A couple of weeks ago, I was faced with quite a predicament during my reading lesson. I sat and watched my handful of students as they crumbled before me. Pens served as tools for distraction instead of tools for writing, papers quickly turned into pieces of highlighter artwork, and my blood pressure slowly began to rise. Was I not engaging enough? Was I doing something wrong?

And the answer is yes, I was doing something wrong.

It’s hard to admit, but when there’s a problem to that scale, it’s generally a systemic problem, and in the classroom, the educator is responsible for putting systems in place. It was important for me to own that responsibility and make a change.

I was trying to teach about fables, but there simply just wasn’t buy-in. It was obvious that students did not see themselves in the curriculum and as a result, had disengaged and resorted to other alternatives to maintain their attention. But how would I help them see themselves in these fables? While I knew there was great value in the lessons that fables teach–and not to mention, an incredibly concrete way to bridge the gap between literal and inferential lessons–I would never be able to reach them if there was no buy-in. My enthusiasm just wasn’t cutting it.

But it came to me about a week later.

I thought to myself: Kids love to be in control, and they love to feel an ownership over their experiences; they love to feel successful, and they love to feel important. Don’t we all?

And that’s when it came to me. In order to get some buy-in, they’d have to write the stories themselves and then use them as our shared reading pieces. We’d write them surrounding a common lesson, not only to add some structure to the writing piece and provide a clear mentor text, but also to allow them to see the various expressions of a similar theme, reinforcing the idea of the universal lesson and reiterating the differences between the experiences through which the characters learn lessons and the lessons themselves.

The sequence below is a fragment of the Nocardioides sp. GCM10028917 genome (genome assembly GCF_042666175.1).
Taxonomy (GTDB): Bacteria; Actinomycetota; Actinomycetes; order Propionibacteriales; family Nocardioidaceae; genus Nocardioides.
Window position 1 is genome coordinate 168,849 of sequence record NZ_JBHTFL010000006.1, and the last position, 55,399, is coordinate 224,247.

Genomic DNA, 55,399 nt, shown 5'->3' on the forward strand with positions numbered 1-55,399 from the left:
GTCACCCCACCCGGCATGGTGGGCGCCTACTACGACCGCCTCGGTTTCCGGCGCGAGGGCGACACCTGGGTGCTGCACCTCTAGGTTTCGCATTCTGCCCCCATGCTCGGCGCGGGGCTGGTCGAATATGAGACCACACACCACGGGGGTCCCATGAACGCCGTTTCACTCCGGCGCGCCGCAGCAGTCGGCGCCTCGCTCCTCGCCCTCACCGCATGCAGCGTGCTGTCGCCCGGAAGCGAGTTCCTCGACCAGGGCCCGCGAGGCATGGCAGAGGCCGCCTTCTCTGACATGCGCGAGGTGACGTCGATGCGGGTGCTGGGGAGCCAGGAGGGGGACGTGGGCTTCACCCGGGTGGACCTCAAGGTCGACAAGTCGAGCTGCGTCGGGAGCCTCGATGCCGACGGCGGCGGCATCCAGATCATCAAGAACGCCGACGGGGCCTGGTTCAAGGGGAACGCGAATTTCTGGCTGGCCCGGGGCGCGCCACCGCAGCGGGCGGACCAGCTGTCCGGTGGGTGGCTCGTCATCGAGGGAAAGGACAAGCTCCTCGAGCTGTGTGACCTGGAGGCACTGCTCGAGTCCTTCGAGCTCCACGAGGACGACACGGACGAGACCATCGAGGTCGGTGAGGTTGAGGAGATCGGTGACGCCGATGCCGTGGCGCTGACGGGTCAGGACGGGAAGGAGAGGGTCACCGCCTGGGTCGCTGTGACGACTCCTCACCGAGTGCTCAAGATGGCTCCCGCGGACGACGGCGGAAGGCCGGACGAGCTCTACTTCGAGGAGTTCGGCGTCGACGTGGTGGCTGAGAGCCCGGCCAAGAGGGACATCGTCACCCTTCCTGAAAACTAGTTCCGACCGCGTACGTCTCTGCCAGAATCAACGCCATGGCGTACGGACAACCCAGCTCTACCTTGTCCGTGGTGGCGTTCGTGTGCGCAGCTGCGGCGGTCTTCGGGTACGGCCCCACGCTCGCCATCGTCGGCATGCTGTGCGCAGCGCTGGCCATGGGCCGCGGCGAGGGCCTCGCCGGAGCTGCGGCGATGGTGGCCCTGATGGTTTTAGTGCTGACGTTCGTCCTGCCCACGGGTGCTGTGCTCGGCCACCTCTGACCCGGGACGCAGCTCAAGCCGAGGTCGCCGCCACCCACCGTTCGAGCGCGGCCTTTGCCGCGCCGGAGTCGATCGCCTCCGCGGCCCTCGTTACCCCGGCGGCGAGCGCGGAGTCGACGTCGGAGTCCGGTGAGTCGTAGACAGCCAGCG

I know what you’re probably thinking: Shared reading needs to be at a certain level, and in order for children to grow, they need to receive instruction at their just-right reading levels. I accounted for this by creating shared reading lessons using Educreations (It’s true what Sal
Khan says: They’d rather hear me on a video than in person.) and planning for small-group and individual lessons where students will have to conquer new texts on their own. More to come on that next week.

In order to anchor and structure the experience, we began with a shared writing experience where students participated in a whole-group writing of a fable. This responsibility was then released to the children, where they wrote stories in pairs.

Today, we used those stories in a carousel, where students were able to answer questions about their stories and others, embedding inferential skills and authentic comparisons between stories, meanwhile eliciting more of the buy-in I was hoping for. They excitedly read their stories and the stories of others, achieving the meaningful experience I had hoped for, meanwhile preserving the rigor of the task.


Kids want to please, and they want to behave. More importantly, though, kids want to be heard and they want to be seen, and when they feel that way, the expected behaviors follow. Today they were able to hear their own voices through reading their writing and see that published authors aren’t the only ones who can communicate salient messages. They realized that they could voice those messages, too.

And we owe that to them. We owe it to them to help them see that in themselves.

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